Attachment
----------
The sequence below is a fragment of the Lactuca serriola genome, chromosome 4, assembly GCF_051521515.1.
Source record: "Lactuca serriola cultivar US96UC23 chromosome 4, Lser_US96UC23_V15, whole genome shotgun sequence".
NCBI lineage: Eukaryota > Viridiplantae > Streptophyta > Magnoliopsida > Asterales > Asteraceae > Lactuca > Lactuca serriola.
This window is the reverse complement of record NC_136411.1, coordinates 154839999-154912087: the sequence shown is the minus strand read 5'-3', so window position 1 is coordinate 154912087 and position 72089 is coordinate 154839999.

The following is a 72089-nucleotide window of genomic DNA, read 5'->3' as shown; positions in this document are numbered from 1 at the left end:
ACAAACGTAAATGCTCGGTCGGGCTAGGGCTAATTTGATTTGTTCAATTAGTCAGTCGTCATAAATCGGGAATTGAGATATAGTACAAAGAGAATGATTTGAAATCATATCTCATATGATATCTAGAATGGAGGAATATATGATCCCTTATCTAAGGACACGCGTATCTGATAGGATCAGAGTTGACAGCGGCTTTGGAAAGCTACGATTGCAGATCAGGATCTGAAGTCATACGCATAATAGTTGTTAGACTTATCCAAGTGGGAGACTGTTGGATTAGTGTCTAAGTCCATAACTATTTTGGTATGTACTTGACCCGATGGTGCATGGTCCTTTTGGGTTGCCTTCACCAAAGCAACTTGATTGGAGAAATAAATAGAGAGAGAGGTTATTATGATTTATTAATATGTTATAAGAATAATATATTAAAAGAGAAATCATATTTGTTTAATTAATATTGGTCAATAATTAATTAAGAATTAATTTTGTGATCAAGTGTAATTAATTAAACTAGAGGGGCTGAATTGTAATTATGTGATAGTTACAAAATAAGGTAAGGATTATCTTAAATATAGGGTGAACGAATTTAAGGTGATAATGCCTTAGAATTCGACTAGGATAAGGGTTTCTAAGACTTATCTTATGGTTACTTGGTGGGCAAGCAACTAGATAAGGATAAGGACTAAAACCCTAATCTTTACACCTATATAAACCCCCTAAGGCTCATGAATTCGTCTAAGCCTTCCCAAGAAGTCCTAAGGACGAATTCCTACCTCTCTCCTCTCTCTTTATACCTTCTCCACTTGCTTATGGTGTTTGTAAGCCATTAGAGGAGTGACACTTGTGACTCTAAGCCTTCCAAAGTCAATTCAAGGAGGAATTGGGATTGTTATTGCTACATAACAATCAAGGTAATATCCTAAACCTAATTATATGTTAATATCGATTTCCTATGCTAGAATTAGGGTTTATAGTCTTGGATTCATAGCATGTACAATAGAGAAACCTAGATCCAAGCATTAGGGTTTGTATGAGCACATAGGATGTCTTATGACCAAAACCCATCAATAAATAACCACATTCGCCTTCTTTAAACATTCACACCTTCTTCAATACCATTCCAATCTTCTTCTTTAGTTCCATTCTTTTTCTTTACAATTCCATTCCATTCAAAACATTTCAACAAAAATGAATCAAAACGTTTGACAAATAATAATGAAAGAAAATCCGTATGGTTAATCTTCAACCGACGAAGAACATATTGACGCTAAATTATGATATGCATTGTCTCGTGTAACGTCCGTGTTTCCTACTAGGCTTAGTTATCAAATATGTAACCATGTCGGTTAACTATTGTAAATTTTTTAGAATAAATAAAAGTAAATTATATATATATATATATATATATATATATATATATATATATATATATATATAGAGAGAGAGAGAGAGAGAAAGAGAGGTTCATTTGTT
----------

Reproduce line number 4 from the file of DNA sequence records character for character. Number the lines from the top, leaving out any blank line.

This window is the reverse complement of record NC_136411.1, coordinates 154839999-154912087: the sequence shown is the minus strand read 5'-3', so window position 1 is coordinate 154912087 and position 72089 is coordinate 154839999.